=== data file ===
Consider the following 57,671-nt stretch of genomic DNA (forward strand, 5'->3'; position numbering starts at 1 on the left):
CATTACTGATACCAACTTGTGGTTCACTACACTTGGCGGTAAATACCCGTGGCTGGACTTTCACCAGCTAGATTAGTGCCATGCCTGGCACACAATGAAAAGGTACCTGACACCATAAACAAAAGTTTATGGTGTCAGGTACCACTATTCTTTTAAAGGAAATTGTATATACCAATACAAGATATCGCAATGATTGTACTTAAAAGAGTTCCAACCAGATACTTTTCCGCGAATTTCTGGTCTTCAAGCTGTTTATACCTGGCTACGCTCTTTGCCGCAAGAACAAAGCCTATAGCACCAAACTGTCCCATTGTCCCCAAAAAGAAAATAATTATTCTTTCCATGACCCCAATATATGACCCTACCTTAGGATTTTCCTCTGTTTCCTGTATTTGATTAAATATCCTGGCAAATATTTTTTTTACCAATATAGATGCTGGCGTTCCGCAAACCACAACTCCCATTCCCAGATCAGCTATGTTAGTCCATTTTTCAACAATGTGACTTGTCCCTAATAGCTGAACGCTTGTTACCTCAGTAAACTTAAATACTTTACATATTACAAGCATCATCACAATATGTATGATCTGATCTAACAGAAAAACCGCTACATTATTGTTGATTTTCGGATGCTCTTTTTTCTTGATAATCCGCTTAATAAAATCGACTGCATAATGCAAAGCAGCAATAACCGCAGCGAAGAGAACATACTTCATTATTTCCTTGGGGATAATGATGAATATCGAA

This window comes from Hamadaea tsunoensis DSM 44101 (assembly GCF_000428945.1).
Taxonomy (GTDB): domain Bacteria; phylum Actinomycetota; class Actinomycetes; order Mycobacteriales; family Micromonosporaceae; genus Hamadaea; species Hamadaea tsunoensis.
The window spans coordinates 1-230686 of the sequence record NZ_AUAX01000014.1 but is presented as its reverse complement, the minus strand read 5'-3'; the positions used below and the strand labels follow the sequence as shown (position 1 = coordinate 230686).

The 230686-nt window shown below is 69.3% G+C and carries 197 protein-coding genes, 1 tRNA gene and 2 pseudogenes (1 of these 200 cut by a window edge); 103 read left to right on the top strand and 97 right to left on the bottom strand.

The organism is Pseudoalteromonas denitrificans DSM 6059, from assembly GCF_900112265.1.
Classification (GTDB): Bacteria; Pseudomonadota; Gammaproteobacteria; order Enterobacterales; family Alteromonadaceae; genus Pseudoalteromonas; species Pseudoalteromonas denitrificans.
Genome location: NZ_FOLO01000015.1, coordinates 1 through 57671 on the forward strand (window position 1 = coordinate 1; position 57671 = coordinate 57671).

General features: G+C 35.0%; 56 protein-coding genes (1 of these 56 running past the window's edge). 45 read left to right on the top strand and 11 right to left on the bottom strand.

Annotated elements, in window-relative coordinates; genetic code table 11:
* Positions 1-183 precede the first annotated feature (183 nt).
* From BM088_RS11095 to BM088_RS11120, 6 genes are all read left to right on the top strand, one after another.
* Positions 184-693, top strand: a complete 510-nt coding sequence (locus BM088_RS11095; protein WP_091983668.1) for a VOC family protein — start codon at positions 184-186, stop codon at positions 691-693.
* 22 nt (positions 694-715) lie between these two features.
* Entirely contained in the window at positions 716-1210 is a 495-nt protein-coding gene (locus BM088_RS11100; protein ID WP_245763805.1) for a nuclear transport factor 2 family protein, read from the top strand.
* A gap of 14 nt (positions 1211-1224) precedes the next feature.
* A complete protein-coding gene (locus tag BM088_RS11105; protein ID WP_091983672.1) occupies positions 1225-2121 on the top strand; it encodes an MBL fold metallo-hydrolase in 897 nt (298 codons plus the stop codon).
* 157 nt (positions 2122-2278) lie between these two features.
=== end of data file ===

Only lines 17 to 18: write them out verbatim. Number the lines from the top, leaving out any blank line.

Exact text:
* A gap of 14 nt (positions 1211-1224) precedes the next feature.
* A complete protein-coding gene (locus tag BM088_RS11105; protein ID WP_091983672.1) occupies positions 1225-2121 on the top strand; it encodes an MBL fold metallo-hydrolase in 897 nt (298 codons plus the stop codon).